THE MASTERS

Masters 2021: Augusta National chairman urges action on distance, warns against 8,000-yard golf courses

By Daniel Rapaport  

By Ben Walton

Augusta National Golf Club chairman Fred Ridley expressed support for the findings of the USGA and R&A’s distance report, which notably called the trend of increasing driving distance “detrimental to the game.”

“Each year, we look at every hole of our golf course,” Ridley said Wednesday in his annual media session ahead of the Masters. “Fortunately, we do have the ability to make any number of changes to protect the integrity of the course. At the same time, we hope there will not come a day when the Masters or any golf championship will have to be played at 8,000 yards to achieve that objective. This is an important crossroads; so we will continue to urge the governing bodies and all interested parties to put forward thoughtful solutions as soon as possible.”

Ridley spoke in detail about the ongoing distance debate in his opening comments for his annual session with media, stressing the importance of preserving Bobby Jones and Alister MacKenzie’s vision for the golf course when they designed it in the early 1930s.

That mission has become increasingly difficult in recent years, as average driving distance across men’s professional golf continues to increase.

Twenty years ago, John Daly was the lone PGA Tour player to average more than 300 yards off the tee. During the 2019-20 season, 72 players averaged more than 300 yards.



The USGA and R&A have been studying the effects of increased distance for years and finally released a strongly-worded “Conclusions” document in February.

“We believe that golf will best thrive over the next decades and beyond if this continuing cycle of ever-increasing hitting distances and golf course lengths is brought to an end,” the report’s 16-page document reads. “Longer distances, longer courses, playing from longer tees and longer times to play are taking golf in the wrong direction and are not necessary to make golf challenging, enjoyable or sustainable in the future. In reaching this conclusion, our focus is forward-looking with a goal of building on the strengths of the game today while taking steps to alter the direction and impacts of hitting distances in the best interests of its long-term future.”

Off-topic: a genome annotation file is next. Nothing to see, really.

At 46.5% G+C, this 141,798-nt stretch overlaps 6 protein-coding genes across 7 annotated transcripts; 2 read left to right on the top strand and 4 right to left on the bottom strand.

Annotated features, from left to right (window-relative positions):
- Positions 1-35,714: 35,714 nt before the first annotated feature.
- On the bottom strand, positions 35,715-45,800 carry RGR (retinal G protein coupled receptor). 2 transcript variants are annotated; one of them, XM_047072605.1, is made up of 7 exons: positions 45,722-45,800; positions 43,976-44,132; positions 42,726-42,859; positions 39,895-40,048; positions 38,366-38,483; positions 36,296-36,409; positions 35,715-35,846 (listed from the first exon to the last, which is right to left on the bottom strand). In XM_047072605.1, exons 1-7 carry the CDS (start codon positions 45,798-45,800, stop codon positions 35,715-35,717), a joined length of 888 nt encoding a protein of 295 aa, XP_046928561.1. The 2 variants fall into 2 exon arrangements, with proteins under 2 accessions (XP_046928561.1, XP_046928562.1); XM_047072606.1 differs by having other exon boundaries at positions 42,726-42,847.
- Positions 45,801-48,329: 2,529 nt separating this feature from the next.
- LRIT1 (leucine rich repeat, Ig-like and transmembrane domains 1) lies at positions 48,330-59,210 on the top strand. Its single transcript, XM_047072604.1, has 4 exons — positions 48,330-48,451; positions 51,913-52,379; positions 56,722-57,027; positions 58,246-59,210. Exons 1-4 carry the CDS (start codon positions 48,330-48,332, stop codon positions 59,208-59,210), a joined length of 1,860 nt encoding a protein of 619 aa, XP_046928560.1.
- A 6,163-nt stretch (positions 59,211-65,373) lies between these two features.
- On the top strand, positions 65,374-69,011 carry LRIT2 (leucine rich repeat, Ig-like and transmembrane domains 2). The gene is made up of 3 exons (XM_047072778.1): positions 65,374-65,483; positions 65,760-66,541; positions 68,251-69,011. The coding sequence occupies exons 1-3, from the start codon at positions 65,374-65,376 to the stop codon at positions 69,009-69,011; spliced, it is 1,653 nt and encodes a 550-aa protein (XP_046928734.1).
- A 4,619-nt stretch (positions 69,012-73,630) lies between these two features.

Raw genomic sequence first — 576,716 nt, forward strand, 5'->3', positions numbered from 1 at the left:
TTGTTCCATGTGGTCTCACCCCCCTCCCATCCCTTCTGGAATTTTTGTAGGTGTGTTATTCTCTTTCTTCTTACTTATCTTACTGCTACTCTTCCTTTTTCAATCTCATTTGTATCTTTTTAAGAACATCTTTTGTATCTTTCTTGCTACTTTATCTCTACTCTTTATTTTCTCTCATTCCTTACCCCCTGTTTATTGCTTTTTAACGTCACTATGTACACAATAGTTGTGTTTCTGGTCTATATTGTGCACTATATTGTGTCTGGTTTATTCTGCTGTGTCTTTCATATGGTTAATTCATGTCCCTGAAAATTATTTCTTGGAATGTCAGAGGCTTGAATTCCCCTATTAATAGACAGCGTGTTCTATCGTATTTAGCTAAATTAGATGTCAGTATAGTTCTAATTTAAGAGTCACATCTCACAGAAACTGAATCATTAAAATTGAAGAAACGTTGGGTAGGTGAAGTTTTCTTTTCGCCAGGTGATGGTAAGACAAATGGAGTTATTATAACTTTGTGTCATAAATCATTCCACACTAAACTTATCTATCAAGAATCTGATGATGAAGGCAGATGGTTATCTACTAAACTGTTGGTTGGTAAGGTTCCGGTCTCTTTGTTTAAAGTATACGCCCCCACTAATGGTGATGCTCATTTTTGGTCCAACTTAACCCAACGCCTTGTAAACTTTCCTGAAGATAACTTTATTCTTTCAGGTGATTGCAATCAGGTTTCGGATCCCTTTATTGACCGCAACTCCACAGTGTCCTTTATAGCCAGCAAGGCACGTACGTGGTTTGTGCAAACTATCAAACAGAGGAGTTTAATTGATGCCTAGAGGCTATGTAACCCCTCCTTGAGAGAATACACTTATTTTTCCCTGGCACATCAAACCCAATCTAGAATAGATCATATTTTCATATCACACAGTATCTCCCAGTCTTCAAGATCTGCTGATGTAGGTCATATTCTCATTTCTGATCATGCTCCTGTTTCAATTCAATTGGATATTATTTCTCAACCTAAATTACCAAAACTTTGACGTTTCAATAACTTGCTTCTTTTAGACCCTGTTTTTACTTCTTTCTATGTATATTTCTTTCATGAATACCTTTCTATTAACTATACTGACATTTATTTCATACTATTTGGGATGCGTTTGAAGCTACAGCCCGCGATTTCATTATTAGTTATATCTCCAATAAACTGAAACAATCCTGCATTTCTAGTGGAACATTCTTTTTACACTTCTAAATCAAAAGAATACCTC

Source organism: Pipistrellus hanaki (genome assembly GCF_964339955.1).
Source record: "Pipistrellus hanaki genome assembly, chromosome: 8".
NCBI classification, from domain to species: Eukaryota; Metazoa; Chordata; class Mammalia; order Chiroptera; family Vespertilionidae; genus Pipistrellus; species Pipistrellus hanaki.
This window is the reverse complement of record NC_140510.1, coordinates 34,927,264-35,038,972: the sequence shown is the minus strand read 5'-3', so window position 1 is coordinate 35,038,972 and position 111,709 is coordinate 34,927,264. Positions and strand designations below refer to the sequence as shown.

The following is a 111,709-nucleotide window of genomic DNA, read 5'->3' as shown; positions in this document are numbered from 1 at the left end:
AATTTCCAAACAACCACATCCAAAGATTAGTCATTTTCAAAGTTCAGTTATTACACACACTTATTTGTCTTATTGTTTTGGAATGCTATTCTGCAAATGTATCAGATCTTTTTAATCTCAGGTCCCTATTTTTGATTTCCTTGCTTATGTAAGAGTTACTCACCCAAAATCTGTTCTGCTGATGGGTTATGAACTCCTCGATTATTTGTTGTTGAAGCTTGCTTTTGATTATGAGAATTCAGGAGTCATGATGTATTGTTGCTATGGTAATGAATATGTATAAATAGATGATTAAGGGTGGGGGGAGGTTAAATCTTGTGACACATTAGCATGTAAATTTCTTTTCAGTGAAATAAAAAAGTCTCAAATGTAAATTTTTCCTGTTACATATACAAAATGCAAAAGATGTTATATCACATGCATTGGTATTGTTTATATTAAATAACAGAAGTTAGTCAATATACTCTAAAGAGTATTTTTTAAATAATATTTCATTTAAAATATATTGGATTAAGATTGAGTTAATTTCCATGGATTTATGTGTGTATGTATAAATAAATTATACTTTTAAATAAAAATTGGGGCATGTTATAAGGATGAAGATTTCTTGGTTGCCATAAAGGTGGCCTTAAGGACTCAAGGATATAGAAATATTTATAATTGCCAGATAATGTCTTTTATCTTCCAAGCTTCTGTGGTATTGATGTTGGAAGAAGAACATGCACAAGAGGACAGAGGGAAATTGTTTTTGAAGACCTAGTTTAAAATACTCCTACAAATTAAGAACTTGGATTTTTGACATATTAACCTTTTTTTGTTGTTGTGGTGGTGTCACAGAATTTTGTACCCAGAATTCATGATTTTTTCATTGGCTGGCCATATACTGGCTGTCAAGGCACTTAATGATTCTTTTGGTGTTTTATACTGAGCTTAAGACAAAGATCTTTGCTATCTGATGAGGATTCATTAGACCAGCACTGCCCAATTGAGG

Augusta National has continuously tweaked its golf course to keep up with the times. The club has added nearly 500 yards since 2000—a process known as “Tiger-proofing,” a response to Woods’ overpowering displays in winning the Masters in 1997, 2001 and 2002—and the tournament tee now measures 7,475 yards. Most recently, 50 yards was added to the fifth hole, a significant change that made it impossible for most of the players to carry two bunkers that guard the left side of the fairway. Still, Bryson DeChambeau said this week that he can easily clear that bunker even into the wind, and surely a growing number of players also will be able to do the same as the emphasis on gaining distance continues. There were concerns last year that DeChambeau would render the course obsolete; he said he could drive the par-4 third and would often have wedge into the par 5s, but he was never a factor in finishing T-34.

There have long been rumours of a change on the par-5 13th, which currently measures just past 500 yards. Virtually every player in the field can reach the green in two without incident, taking the teeth out of the “momentous decision” that Jones envisioned for the second shot. The club owns the land behind that tee but has not yet announced any plans to tweak the hole.

There have also been murmurs that, if the governing bodies fail to take action, that Augusta National could implement a “Masters ball” that participants are required to play during tournament week. But Ridley poured cold water on that idea.

“I would think that would be highly unlikely and would, in my opinion, be an absolute last resort.

“We have had a long-standing position of supporting the governing bodies. I was very encouraged when I saw the areas of interest that were published by the USGA and R&A recently.”

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